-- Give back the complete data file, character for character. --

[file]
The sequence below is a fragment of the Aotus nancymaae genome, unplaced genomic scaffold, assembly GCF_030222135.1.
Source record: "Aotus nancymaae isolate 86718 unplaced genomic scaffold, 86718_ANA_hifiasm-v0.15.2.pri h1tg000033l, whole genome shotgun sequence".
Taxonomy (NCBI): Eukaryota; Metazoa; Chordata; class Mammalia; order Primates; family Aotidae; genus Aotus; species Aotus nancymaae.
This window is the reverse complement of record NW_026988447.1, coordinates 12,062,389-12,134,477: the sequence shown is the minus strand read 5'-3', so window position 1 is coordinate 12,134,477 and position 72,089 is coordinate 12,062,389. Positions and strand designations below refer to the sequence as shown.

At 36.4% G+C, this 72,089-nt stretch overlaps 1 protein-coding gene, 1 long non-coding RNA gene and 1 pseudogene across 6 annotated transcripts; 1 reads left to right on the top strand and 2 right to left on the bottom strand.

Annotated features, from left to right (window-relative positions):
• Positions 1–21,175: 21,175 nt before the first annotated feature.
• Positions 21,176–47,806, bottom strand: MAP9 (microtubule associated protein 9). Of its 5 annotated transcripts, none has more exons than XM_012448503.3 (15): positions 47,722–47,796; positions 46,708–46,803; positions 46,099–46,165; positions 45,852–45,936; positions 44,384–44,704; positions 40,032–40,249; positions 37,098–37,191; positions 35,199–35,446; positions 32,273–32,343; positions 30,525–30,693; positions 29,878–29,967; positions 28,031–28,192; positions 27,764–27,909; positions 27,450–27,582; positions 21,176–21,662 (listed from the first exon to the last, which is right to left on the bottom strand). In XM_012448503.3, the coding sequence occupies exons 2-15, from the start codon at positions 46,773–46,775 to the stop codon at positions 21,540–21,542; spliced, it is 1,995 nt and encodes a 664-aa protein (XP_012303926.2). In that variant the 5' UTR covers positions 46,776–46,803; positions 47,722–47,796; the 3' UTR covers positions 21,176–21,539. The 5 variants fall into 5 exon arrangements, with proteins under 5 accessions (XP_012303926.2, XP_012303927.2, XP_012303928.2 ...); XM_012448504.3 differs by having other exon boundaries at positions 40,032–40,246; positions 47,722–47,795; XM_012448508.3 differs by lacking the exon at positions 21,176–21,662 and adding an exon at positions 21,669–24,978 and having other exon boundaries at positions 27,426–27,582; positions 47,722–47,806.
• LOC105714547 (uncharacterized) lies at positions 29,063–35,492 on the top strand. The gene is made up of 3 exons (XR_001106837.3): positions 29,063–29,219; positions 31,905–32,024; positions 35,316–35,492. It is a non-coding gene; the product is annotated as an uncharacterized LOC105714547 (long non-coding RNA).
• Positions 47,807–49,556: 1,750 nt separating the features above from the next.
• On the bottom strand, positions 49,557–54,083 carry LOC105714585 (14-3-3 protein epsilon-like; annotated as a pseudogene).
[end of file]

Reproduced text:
The sequence below is a fragment of the Aotus nancymaae genome, unplaced genomic scaffold, assembly GCF_030222135.1.
Source record: "Aotus nancymaae isolate 86718 unplaced genomic scaffold, 86718_ANA_hifiasm-v0.15.2.pri h1tg000033l, whole genome shotgun sequence".
Taxonomy (NCBI): Eukaryota; Metazoa; Chordata; class Mammalia; order Primates; family Aotidae; genus Aotus; species Aotus nancymaae.
This window is the reverse complement of record NW_026988447.1, coordinates 12,062,389-12,134,477: the sequence shown is the minus strand read 5'-3', so window position 1 is coordinate 12,134,477 and position 72,089 is coordinate 12,062,389. Positions and strand designations below refer to the sequence as shown.

At 36.4% G+C, this 72,089-nt stretch overlaps 1 protein-coding gene, 1 long non-coding RNA gene and 1 pseudogene across 6 annotated transcripts; 1 reads left to right on the top strand and 2 right to left on the bottom strand.

Annotated features, from left to right (window-relative positions):
• Positions 1–21,175: 21,175 nt before the first annotated feature.
• Positions 21,176–47,806, bottom strand: MAP9 (microtubule associated protein 9). Of its 5 annotated transcripts, none has more exons than XM_012448503.3 (15): positions 47,722–47,796; positions 46,708–46,803; positions 46,099–46,165; positions 45,852–45,936; positions 44,384–44,704; positions 40,032–40,249; positions 37,098–37,191; positions 35,199–35,446; positions 32,273–32,343; positions 30,525–30,693; positions 29,878–29,967; positions 28,031–28,192; positions 27,764–27,909; positions 27,450–27,582; positions 21,176–21,662 (listed from the first exon to the last, which is right to left on the bottom strand). In XM_012448503.3, the coding sequence occupies exons 2-15, from the start codon at positions 46,773–46,775 to the stop codon at positions 21,540–21,542; spliced, it is 1,995 nt and encodes a 664-aa protein (XP_012303926.2). In that variant the 5' UTR covers positions 46,776–46,803; positions 47,722–47,796; the 3' UTR covers positions 21,176–21,539. The 5 variants fall into 5 exon arrangements, with proteins under 5 accessions (XP_012303926.2, XP_012303927.2, XP_012303928.2 ...); XM_012448504.3 differs by having other exon boundaries at positions 40,032–40,246; positions 47,722–47,795; XM_012448508.3 differs by lacking the exon at positions 21,176–21,662 and adding an exon at positions 21,669–24,978 and having other exon boundaries at positions 27,426–27,582; positions 47,722–47,806.
• LOC105714547 (uncharacterized) lies at positions 29,063–35,492 on the top strand. The gene is made up of 3 exons (XR_001106837.3): positions 29,063–29,219; positions 31,905–32,024; positions 35,316–35,492. It is a non-coding gene; the product is annotated as an uncharacterized LOC105714547 (long non-coding RNA).
• Positions 47,807–49,556: 1,750 nt separating the features above from the next.
• On the bottom strand, positions 49,557–54,083 carry LOC105714585 (14-3-3 protein epsilon-like; annotated as a pseudogene).